Your cake under the dome reminded me of a terrarium that I made with my gram one summer. You know, you put gravel, dirt, plants in a container (or a cut off pop bottle), spritz it with water, then cover it completely. You create a mini environment where the water evaporates, hits the cover (plastic wrap) and "rains" back down onto your plants...or in your case, cake! icon_smile.gif

__Jamie__ Posted 1 Jun 2009 , 2:27am
post #13 of 18
Quote:
Originally Posted by Loucinda

I was wondering, can that icing stay out unrefigerated for that amount of time?




I personally have left out SMBC cakes for a day or longer (my cake at my house). I wouldn't do it with a paid order though. I just feel better knowing it's in the fridge after filling and in between decorating until delivery if it's someone who is paying me money for it.

__Jamie__ Posted 1 Jun 2009 , 2:32am
post #14 of 18
Quote:
Originally Posted by Momkiksbutt

Third, always let your cake come to room temp before decorating them, but take care not to let them become to warm. You can place them in the fridge for about 10 minutes every so often while decorating, to keep the icing firm.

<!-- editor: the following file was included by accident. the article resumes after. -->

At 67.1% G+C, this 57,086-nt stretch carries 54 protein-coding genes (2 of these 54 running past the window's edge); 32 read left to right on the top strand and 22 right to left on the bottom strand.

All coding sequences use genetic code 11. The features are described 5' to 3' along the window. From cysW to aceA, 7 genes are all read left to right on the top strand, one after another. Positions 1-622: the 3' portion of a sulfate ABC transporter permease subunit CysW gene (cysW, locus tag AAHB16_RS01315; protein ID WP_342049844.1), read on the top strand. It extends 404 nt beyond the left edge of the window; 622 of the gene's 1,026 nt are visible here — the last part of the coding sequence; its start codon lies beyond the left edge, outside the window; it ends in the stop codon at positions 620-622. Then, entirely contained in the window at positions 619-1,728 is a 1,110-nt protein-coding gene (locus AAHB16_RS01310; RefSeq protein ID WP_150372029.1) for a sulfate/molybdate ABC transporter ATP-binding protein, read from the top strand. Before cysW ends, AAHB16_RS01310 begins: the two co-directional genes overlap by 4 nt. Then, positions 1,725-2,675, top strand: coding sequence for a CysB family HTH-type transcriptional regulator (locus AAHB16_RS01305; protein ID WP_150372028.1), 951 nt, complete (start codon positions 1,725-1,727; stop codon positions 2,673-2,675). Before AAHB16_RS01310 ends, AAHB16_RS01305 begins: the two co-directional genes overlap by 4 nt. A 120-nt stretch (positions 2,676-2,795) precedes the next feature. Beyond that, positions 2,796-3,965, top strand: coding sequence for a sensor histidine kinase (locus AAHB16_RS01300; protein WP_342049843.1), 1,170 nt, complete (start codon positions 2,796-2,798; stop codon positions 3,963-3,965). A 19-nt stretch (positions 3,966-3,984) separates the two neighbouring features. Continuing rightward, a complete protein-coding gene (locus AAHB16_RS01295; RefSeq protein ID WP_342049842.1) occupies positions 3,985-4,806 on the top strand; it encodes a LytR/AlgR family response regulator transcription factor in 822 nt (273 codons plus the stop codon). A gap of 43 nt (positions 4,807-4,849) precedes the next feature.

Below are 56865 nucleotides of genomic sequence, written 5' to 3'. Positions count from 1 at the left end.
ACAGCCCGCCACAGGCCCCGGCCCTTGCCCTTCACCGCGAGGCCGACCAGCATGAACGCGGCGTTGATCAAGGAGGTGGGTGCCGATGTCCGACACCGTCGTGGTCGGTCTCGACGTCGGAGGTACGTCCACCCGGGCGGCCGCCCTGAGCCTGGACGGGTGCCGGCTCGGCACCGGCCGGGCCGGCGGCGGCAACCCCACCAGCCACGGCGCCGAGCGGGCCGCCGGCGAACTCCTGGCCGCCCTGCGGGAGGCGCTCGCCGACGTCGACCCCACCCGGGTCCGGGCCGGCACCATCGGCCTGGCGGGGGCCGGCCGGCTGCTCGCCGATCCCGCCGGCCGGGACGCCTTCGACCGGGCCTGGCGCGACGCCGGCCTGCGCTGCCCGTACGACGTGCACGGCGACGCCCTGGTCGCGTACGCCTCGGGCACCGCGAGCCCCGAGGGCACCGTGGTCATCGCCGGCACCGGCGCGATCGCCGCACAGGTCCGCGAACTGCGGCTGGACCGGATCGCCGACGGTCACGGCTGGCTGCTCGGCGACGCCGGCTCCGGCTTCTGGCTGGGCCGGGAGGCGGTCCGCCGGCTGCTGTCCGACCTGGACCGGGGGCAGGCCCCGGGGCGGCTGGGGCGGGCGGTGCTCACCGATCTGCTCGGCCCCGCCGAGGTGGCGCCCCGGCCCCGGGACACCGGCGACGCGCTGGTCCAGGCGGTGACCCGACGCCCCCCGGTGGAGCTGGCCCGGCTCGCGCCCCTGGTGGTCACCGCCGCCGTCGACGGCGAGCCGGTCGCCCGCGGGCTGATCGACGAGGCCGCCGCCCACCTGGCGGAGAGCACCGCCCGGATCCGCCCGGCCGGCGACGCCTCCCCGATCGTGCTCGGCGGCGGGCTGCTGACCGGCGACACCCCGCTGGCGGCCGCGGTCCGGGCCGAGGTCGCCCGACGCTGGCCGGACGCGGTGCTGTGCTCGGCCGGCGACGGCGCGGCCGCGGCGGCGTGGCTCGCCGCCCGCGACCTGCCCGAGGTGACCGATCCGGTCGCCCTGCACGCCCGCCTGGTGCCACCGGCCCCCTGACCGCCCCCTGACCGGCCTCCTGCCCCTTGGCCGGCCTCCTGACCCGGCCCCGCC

I use SMBC exclusively, and I find this statement to go against what I do. I decorate stone cold cakes, almost without exception. It allows you to place deco on and move them if you need, allows for precise placement of ribbon borders without tearing up the icing.

I don't think I would put myself through undue stress trying to decorate a room temp cake iced in SMBC....wow....no way.

ceshell Posted 1 Jun 2009 , 5:00am
post #15 of 18

Congrats on the cake! It looks fabulous! Now we here at CC have yet another cake that proves the theory: "You CAN refrigerate fondant!" Mind you, I have had some bad experiences (sweating) when refrigerating straight MMF but generally speaking, other fondants are fine to go in the fridge and there are even some MMF recipes that work for refrigeration too. Refrigerate, just don't seal in the moisture!

I agree with Jamie on the room-temp cake thing, at least if covering a cake with fondant; fondant works best for me if the icing is solid. It's also a great way to cover a thickly iced cake with fondant; otherwise the icing just smooshes out when you are trying to smooth the fondant. Just my 2¢!

__Jamie__ Posted 1 Jun 2009 , 5:37am
post #16 of 18

ceshell...I love seeing posts from you....your Remy mouse is just too cute for words. Always makes me smile!

ceshell Posted 1 Jun 2009 , 7:08am
post #17 of 18

icon_redface.gif aw shucks! icon_smile.gif

solascakes Posted 1 Jun 2009 , 7:21am
post #18 of 18
Quote:
Originally Posted by __Jamie__

ceshell...I love seeing posts from you....your Remy mouse is just too cute for words. Always makes me smile!




Was about to say the same.